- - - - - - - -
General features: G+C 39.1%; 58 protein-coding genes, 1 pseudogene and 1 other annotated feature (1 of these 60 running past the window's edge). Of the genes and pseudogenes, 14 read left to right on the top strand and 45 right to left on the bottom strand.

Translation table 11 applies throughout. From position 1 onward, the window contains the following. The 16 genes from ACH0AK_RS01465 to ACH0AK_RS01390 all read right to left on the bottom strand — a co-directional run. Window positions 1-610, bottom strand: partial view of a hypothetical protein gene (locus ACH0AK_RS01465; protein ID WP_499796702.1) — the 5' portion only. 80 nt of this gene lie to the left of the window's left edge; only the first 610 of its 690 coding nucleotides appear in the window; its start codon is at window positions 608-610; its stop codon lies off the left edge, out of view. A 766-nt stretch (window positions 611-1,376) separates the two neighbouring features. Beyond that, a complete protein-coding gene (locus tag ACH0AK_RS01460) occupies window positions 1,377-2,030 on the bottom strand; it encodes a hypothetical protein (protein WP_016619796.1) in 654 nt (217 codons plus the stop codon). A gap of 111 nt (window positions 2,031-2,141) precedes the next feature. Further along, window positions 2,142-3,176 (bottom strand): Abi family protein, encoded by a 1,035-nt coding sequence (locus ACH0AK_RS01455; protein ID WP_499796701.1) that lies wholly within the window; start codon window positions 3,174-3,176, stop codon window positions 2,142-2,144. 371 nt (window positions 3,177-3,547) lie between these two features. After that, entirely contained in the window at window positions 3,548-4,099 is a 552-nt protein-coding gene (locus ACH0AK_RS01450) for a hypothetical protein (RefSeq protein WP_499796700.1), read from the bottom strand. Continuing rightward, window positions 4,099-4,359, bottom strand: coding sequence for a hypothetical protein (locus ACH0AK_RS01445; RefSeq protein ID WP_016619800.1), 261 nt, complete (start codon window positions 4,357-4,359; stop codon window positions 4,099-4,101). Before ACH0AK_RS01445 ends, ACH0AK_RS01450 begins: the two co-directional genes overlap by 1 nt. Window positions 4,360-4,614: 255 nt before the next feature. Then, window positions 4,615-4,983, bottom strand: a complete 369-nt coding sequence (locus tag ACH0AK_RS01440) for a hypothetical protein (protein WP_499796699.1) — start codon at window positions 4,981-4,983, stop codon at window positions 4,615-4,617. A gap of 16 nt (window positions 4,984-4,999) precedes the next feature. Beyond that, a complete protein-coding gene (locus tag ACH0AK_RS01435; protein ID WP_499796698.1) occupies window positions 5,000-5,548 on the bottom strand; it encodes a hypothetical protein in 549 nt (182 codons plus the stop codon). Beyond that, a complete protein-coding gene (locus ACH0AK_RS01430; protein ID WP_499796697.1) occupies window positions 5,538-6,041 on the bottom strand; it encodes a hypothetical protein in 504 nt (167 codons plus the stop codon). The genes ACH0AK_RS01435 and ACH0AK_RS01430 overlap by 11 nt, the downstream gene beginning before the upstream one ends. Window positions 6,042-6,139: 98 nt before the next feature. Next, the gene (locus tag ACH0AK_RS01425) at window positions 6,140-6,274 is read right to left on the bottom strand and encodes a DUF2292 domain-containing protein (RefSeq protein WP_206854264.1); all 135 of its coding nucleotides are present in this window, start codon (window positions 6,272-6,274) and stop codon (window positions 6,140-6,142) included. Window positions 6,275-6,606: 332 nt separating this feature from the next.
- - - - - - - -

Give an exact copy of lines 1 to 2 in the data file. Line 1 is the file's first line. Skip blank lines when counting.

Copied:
General features: G+C 39.1%; 58 protein-coding genes, 1 pseudogene and 1 other annotated feature (1 of these 60 running past the window's edge). Of the genes and pseudogenes, 14 read left to right on the top strand and 45 right to left on the bottom strand.

Translation table 11 applies throughout. From position 1 onward, the window contains the following. The 16 genes from ACH0AK_RS01465 to ACH0AK_RS01390 all read right to left on the bottom strand — a co-directional run. Window positions 1-610, bottom strand: partial view of a hypothetical protein gene (locus ACH0AK_RS01465; protein ID WP_499796702.1) — the 5' portion only. 80 nt of this gene lie to the left of the window's left edge; only the first 610 of its 690 coding nucleotides appear in the window; its start codon is at window positions 608-610; its stop codon lies off the left edge, out of view. A 766-nt stretch (window positions 611-1,376) separates the two neighbouring features. Beyond that, a complete protein-coding gene (locus tag ACH0AK_RS01460) occupies window positions 1,377-2,030 on the bottom strand; it encodes a hypothetical protein (protein WP_016619796.1) in 654 nt (217 codons plus the stop codon). A gap of 111 nt (window positions 2,031-2,141) precedes the next feature. Further along, window positions 2,142-3,176 (bottom strand): Abi family protein, encoded by a 1,035-nt coding sequence (locus ACH0AK_RS01455; protein ID WP_499796701.1) that lies wholly within the window; start codon window positions 3,174-3,176, stop codon window positions 2,142-2,144. 371 nt (window positions 3,177-3,547) lie between these two features. After that, entirely contained in the window at window positions 3,548-4,099 is a 552-nt protein-coding gene (locus ACH0AK_RS01450) for a hypothetical protein (RefSeq protein WP_499796700.1), read from the bottom strand. Continuing rightward, window positions 4,099-4,359, bottom strand: coding sequence for a hypothetical protein (locus ACH0AK_RS01445; RefSeq protein ID WP_016619800.1), 261 nt, complete (start codon window positions 4,357-4,359; stop codon window positions 4,099-4,101). Before ACH0AK_RS01445 ends, ACH0AK_RS01450 begins: the two co-directional genes overlap by 1 nt. Window positions 4,360-4,614: 255 nt before the next feature. Then, window positions 4,615-4,983, bottom strand: a complete 369-nt coding sequence (locus tag ACH0AK_RS01440) for a hypothetical protein (protein WP_499796699.1) — start codon at window positions 4,981-4,983, stop codon at window positions 4,615-4,617. A gap of 16 nt (window positions 4,984-4,999) precedes the next feature. Beyond that, a complete protein-coding gene (locus tag ACH0AK_RS01435; protein ID WP_499796698.1) occupies window positions 5,000-5,548 on the bottom strand; it encodes a hypothetical protein in 549 nt (182 codons plus the stop codon). Beyond that, a complete protein-coding gene (locus ACH0AK_RS01430; protein ID WP_499796697.1) occupies window positions 5,538-6,041 on the bottom strand; it encodes a hypothetical protein in 504 nt (167 codons plus the stop codon). The genes ACH0AK_RS01435 and ACH0AK_RS01430 overlap by 11 nt, the downstream gene beginning before the upstream one ends. Window positions 6,042-6,139: 98 nt before the next feature. Next, the gene (locus tag ACH0AK_RS01425) at window positions 6,140-6,274 is read right to left on the bottom strand and encodes a DUF2292 domain-containing protein (RefSeq protein WP_206854264.1); all 135 of its coding nucleotides are present in this window, start codon (window positions 6,272-6,274) and stop codon (window positions 6,140-6,142) included. Window positions 6,275-6,606: 332 nt separating this feature from the next.